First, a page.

This past weekend was the first Bacon Fest in Portage and I decided to take the kids down to check it out. Having lived in Portage for most of my life, I wanted to support what I thought was a good idea for a new local festival. Also, considering the size of Portage, I thought the city really needed a festival on par with Valparaiso and Chesterton. So as soon as Lorelei woke up from her nap, I packed the kids up and headed down to Founders Square Park.
The festival took place from 10 a.m. until 8 p.m. and we got there at about 2:45, so we were pretty much right in the middle of it. There was a good crowd, which I thought was a great sign, but it certainly didn’t feel too crowded. The park is pretty well set up for a festival, with plenty of room for vendors and lots of parking available either in the grass where a makeshift lot was set up or nearby. We made a lap around the whole park when we first got there just to see what was going on. A live band was playing, there were food vendors in the main part of the park, craft and business vendors further back, and inflatables (bounce houses and such) in the middle of the park. Landon was initially interested in the inflatables, but when we got to them he decided he didn’t want to go in. There were kids playing on them, but he certainly wouldn’t have had to wait to play. He tends to get nervous in crowds, though. A paramedic was also helping kids aim a fire hose, with those who were waiting for their turn running through the water. Again, Landon didn’t want to participate, but it looked like fun.
Once we made it back around to where we had started, it was time to pick a food vendor for a late lunch. Since I was alone with both kids, I went with the vendor that had the shortest line and that had both hot dogs and hamburgers since I figured Landon would be OK with at least one of those options. The bacon cheeseburgers we got were good, and we got them fast, but they could have had more bacon considering it was a bacon festival. I did notice that the food vendors that offered the most bacon items were the busiest, with the vendor that featured deep fried bacon-wrapped hot dogs and several desserts with bacon having a huge line the entire time we were there. We picked a spot in the shade on the ground to eat our burgers (for some reason I ALWAYS forget to bring a blanket to these things, so we had to sit directly on the grass) and then walked around looking for dessert options. There was a gelato stand that looked good, but then Landon saw the doughnut stand that also had deep fried Oreos and he immediately picked that over ice cream.
Our quest for deep fried Oreos is where the biggest downfall of the festival became apparent. The vendor had lost power to most of her booth when we got there, including her fryers. We waited for awhile, but all the food vendors were in direct sunlight and it was getting hot, so I told Landon we would check back again before we left and we headed to the gelato stand (which had excellent gelato, by the way). After talking to the doughnut vendor and hearing other people talk as we ate, it was clear there was a power problem for many of the vendors. Several couldn’t have all of their equipment running, which made food preparation take longer and led to longer lines the longer we were at the festival. The woman at the doughnut stand couldn’t have been nicer to us, giving Landon a non-deep fried Oreo when I told her we would come back and then making sure he got an order of Oreos when we came back even though she had started to lose power to her booth again.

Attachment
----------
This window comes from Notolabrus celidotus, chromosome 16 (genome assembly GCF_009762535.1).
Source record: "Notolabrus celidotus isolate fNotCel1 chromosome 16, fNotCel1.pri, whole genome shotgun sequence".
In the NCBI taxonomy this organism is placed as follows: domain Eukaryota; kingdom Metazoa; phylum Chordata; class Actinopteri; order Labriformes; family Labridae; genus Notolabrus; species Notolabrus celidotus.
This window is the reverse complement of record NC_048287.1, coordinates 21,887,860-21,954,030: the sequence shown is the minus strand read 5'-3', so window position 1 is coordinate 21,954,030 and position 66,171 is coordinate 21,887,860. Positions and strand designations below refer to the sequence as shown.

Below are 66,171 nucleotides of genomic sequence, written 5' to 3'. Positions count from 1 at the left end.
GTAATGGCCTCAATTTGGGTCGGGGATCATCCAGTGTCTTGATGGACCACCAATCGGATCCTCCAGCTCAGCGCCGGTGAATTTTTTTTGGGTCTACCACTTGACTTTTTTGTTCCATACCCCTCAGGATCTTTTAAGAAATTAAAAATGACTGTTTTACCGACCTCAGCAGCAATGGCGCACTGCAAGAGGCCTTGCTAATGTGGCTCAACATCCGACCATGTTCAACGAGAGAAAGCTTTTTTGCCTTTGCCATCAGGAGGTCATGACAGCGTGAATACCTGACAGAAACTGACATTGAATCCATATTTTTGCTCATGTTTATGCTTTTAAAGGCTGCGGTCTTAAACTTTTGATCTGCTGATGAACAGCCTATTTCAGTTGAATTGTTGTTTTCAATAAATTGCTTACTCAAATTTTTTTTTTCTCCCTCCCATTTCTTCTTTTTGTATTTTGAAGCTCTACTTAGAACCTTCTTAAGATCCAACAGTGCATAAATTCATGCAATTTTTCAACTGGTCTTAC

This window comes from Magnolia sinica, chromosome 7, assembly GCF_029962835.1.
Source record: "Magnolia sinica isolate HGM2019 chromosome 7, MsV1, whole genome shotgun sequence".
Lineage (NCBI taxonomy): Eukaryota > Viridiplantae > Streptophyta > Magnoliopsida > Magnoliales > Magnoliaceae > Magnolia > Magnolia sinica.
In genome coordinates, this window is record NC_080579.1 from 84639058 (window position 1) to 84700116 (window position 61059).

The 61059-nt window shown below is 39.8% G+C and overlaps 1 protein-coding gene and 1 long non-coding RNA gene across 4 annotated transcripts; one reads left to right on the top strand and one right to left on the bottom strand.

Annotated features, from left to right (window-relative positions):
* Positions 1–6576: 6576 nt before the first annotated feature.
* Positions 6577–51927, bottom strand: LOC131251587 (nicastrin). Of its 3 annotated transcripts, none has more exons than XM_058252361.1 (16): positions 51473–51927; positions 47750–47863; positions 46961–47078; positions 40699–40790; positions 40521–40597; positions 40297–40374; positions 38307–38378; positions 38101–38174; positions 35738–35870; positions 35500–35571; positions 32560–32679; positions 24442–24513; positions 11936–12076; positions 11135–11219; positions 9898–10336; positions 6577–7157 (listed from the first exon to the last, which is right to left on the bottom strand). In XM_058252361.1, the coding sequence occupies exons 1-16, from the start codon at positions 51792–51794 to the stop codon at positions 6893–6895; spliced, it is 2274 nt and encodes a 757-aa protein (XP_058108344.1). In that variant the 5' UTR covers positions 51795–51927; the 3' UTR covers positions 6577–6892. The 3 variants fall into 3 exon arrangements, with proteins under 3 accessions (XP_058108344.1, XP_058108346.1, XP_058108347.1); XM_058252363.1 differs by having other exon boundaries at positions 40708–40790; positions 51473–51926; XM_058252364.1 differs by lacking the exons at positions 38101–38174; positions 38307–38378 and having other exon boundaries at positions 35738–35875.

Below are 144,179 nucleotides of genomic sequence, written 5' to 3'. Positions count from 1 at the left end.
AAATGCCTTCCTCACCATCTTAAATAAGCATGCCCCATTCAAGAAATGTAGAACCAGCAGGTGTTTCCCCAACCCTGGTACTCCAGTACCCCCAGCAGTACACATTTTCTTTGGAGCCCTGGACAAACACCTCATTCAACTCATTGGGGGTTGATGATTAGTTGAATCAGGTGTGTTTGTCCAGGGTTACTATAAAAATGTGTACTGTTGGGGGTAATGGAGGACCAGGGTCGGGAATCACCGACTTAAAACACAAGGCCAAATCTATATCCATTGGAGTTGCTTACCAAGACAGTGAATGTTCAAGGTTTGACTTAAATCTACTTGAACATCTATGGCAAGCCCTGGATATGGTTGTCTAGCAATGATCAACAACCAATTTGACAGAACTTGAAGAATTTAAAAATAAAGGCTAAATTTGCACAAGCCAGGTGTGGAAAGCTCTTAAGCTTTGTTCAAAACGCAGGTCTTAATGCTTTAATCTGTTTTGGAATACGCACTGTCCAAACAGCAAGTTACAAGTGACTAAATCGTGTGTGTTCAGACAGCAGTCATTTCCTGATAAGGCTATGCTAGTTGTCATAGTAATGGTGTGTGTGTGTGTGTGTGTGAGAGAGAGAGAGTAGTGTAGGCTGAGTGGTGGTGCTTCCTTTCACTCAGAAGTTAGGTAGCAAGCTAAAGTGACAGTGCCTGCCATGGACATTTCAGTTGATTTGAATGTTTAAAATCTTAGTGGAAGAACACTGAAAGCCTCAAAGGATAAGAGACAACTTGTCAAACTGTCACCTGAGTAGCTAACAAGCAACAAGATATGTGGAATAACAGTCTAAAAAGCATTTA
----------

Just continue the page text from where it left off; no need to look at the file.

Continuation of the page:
Despite the Oreo fiasco, we had fun and Landon didn’t want to leave when I told him it was time to head back to the car. Obviously there were some problems, but it was also the first year for this festival. It appeared that the biggest problem was that they had more people than they expected, which I hope gives the organizers the confidence to continue with Bacon Fest next year. In addition to the electricity issues, several of the food vendors had run out of certain items by 3 p.m. with another five hours of the festival left to go. Hopefully next year, in addition to a solution that allows the food vendors to power all of their equipment, vendors will have a better sense of how many people to expect and plan accordingly.
I’ll definitely take the kids again next year if there is a second annual Bacon Fest, although I certainly wouldn’t be disappointed if they changed the date. I realize I might be totally alone in this opinion, but I prefer festivals to be in the fall instead of during summer. I just don’t have much of an appetite when I’m outside in hot weather, and when going to a festival that celebrates bacon, I obviously want to be able to try as much food as possible. The summer heat has never stopped me from going to the Porter County Fair, though, and it won’t stop me from going to Bacon Fest next year if the organizers keep it in August.
South Shore Parent